Sunday, May 7, 2017
Money Maker, by Jas. R. Petrin
I admit to being a major fan of Leo "Skig" Slorzeny. This is his fourth appearance in my weekly best list.
Petrin's protagonist is an aging loanshark in Halifax, Nova Scotia. There is a "demon" eating up his guts - in earlier stories it was an "imp," so I guess it is getting worse - and it will kill him if one of his many enemies don't get around to it first.
In this story Skig has done an unnamed favor for a couple of Maine crooks and they send him the agreed upon fee. Unfortunately, half of it turns out to be counterfeit so Skig sets out to figure out who along the line of shipment shorted him.
He is accompanied by his sidekick, Creepy Culbertson, who fixes cars in the garage that Skig has renovated into living quarters.
"I thought you had a front-end alighment to do."
"It can wait."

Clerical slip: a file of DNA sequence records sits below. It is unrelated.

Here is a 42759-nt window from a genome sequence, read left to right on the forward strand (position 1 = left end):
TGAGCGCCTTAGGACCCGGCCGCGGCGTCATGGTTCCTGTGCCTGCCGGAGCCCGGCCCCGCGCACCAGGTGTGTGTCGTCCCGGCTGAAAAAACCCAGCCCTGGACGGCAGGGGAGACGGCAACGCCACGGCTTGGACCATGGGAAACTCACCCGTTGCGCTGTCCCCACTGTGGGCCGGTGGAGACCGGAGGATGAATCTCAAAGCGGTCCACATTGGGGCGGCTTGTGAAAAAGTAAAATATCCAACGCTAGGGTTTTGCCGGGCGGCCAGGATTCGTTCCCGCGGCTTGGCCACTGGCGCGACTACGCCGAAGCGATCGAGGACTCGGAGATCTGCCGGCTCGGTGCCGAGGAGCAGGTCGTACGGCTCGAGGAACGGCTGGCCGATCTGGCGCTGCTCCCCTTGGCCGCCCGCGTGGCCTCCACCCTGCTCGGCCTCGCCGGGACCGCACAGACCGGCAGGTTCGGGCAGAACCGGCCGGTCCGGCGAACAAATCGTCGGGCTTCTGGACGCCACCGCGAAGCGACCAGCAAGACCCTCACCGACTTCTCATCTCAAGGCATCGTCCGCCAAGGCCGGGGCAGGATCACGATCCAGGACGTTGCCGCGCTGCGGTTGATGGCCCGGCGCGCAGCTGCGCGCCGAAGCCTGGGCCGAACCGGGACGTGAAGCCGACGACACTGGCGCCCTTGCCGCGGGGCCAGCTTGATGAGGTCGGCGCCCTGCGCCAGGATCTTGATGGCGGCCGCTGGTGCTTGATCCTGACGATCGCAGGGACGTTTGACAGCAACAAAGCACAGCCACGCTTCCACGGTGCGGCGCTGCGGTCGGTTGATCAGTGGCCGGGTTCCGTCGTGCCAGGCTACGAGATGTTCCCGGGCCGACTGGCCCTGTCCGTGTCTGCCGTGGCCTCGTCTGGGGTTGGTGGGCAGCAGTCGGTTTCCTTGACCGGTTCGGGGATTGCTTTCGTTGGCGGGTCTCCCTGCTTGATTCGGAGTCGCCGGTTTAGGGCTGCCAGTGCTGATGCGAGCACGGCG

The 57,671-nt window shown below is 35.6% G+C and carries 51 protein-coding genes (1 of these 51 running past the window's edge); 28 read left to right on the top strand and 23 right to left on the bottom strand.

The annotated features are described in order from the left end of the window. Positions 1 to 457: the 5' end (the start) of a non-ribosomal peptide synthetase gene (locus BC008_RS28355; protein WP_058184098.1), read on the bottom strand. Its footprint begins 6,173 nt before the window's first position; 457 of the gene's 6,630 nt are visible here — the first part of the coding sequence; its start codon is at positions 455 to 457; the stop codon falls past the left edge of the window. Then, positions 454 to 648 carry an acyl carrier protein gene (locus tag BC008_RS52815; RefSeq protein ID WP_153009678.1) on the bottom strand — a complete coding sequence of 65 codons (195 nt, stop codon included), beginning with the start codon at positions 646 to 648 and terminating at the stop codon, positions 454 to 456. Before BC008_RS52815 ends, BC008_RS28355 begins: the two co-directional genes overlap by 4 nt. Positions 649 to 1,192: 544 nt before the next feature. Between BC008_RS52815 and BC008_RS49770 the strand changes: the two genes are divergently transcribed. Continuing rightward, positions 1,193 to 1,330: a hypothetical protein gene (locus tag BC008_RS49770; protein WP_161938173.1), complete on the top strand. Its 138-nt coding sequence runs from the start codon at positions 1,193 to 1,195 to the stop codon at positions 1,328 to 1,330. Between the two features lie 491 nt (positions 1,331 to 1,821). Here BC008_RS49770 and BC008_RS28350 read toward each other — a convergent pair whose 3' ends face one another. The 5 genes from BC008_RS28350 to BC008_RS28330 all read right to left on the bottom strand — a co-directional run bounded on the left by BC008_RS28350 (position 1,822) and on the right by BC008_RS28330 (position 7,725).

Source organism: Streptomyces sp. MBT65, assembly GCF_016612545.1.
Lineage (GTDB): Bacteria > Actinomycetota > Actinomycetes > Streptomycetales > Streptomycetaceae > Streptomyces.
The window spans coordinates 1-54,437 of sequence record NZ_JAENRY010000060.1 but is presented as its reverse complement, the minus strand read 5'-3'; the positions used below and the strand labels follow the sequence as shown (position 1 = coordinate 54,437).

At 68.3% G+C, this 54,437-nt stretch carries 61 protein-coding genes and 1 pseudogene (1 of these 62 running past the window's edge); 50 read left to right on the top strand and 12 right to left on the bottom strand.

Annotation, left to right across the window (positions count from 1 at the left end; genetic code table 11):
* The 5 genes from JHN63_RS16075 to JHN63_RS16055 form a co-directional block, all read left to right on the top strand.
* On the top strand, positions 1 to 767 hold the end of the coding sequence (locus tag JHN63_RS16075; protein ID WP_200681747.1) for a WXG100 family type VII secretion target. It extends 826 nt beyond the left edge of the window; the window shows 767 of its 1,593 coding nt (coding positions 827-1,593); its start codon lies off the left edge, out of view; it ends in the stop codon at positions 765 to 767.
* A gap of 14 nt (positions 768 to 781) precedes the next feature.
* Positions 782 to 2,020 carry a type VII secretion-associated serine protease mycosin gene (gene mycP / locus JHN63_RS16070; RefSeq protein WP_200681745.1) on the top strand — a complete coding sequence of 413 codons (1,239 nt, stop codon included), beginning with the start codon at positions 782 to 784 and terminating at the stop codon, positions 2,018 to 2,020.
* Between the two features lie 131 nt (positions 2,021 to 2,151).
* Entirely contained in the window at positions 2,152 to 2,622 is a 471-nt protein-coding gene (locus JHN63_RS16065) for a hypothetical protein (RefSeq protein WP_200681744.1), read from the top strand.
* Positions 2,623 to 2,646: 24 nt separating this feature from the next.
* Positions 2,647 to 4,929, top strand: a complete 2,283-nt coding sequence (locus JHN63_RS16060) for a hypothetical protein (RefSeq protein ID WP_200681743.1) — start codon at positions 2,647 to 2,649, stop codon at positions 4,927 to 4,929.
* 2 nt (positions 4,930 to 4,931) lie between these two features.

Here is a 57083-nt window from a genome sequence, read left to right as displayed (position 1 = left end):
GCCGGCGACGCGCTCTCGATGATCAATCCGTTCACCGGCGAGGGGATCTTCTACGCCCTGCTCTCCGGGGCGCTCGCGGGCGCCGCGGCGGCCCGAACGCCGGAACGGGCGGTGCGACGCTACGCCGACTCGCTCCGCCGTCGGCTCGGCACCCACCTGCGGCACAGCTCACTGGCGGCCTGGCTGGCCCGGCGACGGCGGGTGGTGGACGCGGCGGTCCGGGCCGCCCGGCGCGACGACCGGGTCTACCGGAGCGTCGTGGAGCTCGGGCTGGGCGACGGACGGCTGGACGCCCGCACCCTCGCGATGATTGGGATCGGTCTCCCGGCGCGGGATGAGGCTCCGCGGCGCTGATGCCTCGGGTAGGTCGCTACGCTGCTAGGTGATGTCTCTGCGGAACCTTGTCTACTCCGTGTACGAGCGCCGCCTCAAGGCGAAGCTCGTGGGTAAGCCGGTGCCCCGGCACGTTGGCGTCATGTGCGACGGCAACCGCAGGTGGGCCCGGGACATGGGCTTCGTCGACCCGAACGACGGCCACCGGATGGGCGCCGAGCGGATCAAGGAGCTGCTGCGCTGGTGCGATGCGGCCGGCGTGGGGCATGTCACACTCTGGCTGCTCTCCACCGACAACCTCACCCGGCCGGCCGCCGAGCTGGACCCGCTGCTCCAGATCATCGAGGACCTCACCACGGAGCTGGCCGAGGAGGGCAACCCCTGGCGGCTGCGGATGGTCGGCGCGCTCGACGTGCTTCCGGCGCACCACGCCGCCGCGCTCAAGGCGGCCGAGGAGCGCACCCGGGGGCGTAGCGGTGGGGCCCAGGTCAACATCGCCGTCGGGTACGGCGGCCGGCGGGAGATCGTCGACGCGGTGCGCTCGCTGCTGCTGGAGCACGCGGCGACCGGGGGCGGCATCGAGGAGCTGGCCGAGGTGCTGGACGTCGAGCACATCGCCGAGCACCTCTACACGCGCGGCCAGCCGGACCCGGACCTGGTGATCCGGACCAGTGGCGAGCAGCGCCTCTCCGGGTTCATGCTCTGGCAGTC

"Won't your customer be wanting his wheels back?"
"Don't see why. He don't even have a driver's license. I'd be doing the world a favor, keeping that boozehound off the road."
Not exactly the dialog of Holmes and Watson. But that is one of the joys of these stories: the tough guy characters sound tough. So does the narrator, describing a crime scene:
Under the chairs a sight the media might describe as "distressing to some viewers."
Another highlight of this story is meeting Saul, Skig's attorney for, I believe, the first time. Here they are having lunch.
"And you went to meet this man so that you could..."
"Take a delivery. A sack of cash."
Saul clucked his tongue. "The kitchen's noisy. I didn't hear that."
"The kitchen's at the other end of the room."
"Yes. They're incredibly clumsy in there."
But the highlight of any Skig story is Skig. People underestimate the aging thug in all sorts of ways.
"There's nothing nice about me. Nothing at all," he says, after doing something nice. No heart of gold here, he insists, merely balancing the books. And that's a subject of importance to any loanshark.